IAF fighter jets during the Red Flag joint exercise at Nellis air force base in Nevada .
(photo credit: COURTESY IDF SPOKESMAN'S OFFICE)
Defense Minister Avigdor Liberman unleashed a surprise on Wednesday afternoon, when he spoke openly and in detail about Israel’s air strike policy vis-a-vis Syria to ambassadors from the European Union, offering new information and breaking with Israel’s characteristic silence on the matter.
Liberman’s remarks follow an attack against a Syrian air base near Damascus before dawn on Wednesday. Syria’s official news agency quoted Syrian military sources as saying that Israel had fired missiles from the Golan Heights toward the base. Earlier, Arab media reported that Israel’s air force had been responsible for the attack.
As usual, Israel did not respond to the reports – neither denying nor confirming them.
If the attack was indeed carried out using surface-to-surface missiles, there is another matter at stake here. It is true that in the past Israel has responded to errant and directed mortar fire into its territory by firing missiles against Syrian military posts near the border.
There was once even a report, in the foreign press, that an Israeli missile had penetrated a Damascus-area hideout and killed Samir Kuntar, a Palestinian terrorist turned-Hezbollah terrorist who murdered the Haran family in Nahariya in 1979.
But at that point, it wasn’t clear whether the Israeli missile had been launched from an aircraft or from the ground. During today’s strike, Syrians claim that it was a ground-based missile, fired from dozens of kilometers away.
During a meeting with envoys of European Union states, Liberman emphasized Israel’s principled stance, reiterating that it has no interest in intervening in the civil war in Syria. He said Israel got involved only when necessary to preserve its security interests, and to prevent the flow of advanced weapons from Syria (some belonging to Bashar Assad’s army, some originating in Iran) to Hezbollah.
Israeli sources have said in the past that Israel is particularly concerned about the transfer of Yakhont anti-ship missiles, air defense systems (batteries, missiles and radars) for surface- to-surface missiles. This is the same line Prime Minister Benjamin Netanyahu and Liberman’s predecessor, Moshe Ya’alon, have taken.
But Liberman added a fine tuning to the Israeli position. He also said that Israel acts to prevent transfer of WMDs from Syria. As far as is known, it is the first time that a senior Israeli official expressed such a concern.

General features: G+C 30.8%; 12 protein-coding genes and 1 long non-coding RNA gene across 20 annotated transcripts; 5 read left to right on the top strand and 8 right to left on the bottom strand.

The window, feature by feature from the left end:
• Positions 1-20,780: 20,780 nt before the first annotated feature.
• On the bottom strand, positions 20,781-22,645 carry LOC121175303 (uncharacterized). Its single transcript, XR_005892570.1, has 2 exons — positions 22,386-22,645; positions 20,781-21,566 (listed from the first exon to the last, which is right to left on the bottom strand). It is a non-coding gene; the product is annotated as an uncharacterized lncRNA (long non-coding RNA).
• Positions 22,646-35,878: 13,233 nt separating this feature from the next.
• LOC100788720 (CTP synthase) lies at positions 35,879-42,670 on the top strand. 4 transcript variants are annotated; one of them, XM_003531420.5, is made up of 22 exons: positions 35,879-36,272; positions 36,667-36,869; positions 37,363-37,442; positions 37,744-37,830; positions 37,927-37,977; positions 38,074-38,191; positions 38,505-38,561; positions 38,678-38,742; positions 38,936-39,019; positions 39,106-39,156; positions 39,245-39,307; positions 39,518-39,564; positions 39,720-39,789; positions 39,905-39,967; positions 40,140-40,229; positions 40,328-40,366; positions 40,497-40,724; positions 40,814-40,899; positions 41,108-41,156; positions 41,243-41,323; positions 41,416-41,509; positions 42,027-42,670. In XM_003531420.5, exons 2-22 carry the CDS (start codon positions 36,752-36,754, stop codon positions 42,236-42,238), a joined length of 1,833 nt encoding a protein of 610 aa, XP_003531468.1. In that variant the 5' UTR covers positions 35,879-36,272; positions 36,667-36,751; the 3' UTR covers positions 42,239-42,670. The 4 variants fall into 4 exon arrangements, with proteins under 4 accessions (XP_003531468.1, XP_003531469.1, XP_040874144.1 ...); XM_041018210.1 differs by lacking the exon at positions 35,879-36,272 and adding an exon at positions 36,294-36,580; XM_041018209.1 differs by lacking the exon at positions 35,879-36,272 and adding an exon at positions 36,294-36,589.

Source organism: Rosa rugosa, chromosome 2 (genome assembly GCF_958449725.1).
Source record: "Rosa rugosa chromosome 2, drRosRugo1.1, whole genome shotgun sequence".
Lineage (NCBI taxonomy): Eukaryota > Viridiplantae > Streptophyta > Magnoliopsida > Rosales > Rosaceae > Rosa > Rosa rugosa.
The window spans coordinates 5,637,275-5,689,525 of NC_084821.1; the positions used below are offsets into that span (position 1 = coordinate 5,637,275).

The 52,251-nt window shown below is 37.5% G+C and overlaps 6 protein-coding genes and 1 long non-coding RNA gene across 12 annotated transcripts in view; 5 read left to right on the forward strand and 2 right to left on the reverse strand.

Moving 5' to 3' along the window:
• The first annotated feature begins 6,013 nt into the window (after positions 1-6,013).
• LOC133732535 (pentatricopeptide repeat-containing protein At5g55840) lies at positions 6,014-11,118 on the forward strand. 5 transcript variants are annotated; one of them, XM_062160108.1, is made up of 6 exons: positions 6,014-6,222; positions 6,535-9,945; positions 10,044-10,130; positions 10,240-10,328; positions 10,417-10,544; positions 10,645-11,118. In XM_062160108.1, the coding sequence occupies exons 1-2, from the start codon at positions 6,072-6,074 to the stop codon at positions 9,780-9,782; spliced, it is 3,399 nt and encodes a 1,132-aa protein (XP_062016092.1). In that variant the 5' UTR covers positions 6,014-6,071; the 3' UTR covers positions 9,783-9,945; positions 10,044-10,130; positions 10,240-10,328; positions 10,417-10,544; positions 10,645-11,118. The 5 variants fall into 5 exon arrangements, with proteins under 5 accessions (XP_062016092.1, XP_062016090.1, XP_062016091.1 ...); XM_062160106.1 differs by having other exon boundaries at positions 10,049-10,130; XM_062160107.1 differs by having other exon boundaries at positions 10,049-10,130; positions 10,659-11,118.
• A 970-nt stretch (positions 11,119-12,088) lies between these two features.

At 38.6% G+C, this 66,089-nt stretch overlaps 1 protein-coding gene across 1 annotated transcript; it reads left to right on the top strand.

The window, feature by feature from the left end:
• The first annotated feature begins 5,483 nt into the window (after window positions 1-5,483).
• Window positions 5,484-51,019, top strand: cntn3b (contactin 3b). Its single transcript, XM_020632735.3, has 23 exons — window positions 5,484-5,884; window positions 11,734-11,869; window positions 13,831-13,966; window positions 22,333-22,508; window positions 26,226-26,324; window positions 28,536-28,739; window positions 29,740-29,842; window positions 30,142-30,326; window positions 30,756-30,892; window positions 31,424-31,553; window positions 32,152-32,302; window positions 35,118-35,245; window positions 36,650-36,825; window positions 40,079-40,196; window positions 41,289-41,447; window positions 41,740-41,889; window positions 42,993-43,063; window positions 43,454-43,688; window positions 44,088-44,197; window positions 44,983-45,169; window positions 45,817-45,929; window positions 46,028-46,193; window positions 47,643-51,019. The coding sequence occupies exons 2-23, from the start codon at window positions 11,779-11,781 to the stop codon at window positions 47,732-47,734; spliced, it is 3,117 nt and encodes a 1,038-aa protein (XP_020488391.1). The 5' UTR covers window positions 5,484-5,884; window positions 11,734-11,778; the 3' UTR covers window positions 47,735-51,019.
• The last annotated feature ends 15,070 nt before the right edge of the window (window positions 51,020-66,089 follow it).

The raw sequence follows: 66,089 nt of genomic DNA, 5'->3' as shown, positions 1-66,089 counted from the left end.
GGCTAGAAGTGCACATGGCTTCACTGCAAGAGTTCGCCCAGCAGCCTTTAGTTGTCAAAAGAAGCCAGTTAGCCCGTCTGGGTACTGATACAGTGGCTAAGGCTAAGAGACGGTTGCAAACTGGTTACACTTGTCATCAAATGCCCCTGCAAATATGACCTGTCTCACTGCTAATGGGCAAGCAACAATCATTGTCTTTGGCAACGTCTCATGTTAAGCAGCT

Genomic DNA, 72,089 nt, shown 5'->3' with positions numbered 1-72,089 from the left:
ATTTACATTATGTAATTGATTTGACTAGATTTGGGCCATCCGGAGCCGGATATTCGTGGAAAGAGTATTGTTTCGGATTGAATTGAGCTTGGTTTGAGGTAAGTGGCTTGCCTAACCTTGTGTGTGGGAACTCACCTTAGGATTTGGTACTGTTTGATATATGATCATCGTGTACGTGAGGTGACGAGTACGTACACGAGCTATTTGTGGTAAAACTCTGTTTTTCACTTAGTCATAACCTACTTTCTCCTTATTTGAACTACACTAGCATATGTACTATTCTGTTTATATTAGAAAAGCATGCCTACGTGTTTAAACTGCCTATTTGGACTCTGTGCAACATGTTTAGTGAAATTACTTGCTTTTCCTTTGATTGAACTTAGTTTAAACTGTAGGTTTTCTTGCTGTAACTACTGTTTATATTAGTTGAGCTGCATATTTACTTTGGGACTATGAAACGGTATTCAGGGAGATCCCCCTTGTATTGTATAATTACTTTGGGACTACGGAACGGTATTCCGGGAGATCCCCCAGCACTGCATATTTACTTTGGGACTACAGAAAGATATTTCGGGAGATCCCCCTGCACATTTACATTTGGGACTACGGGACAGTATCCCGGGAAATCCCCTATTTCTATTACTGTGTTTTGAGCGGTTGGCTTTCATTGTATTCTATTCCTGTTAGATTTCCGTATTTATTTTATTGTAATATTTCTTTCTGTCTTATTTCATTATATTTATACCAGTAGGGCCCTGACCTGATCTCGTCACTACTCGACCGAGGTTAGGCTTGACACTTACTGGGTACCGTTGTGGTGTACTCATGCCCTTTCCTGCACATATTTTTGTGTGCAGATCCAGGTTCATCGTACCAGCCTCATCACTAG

Syria agreed three years ago to dismantle its huge arsenal of chemical weapons. The deal was brokered by Russia to prevent US bombing against the regime. Since then, Israel intelligence estimates that 92% of Syrian’s chemical weapons were destroyed, according to foreign reports, and that what is left in the hands of the regime is a “residual” capability.
Maybe Liberman was referring to this. It is hard to believe that Syria has been transferring biological weapons or uranium and other nuclear materials, leftovers from its nuclear program that was destroyed by an IAF attack in 2007 against its nuclear reactor under construction.
But such possibilities should not be completely written off.
Regardless, Wednesday’s attack was the second of its kind in the Damascus vicinity attributed to Israel in the last 10 days. There was another attack around the same time which Israel claimed responsibility for, against an ISIS position near the Golan border.
Even with limited information, some conclusions can be drawn.
First, Israel maintains operational freedom in Syria despite the massive presence of Russian forces in the country and the fact that Russia’s air defense systems – the S-300 and S-400 – cover the entire State of Israel. Second, using surface-to-surface missiles makes sense, since this way, Israel would avoid a clash with the Russian forces. This reduces the risk of unwanted friction with Russian planes and aerial defense systems.
Russia hasn’t reacted officially to the report, which can lead to the assumption that the tacit understanding between the two countries, in which they acknowledge and understand the vital interests of each other, is being upheld. Yet Israel shouldn’t forget that attacks against Hezbollah are indirectly undermining the Syrian regime and its Russia patron.
It is also interesting to note that, despite the level of coordination between Jerusalem and Moscow, Israel doesn’t share Putin’s vision for Syria’s future.
Liberman said that Israel thinks that neither Assad nor its Iranian ally can be part of the solution and part of a diplomatic deal to resolve the crisis in Syria. Liberman believes that both have to go for Syria to be free.
That might be wishful thinking, considering the recent consolidation of Bashar Assad’s power.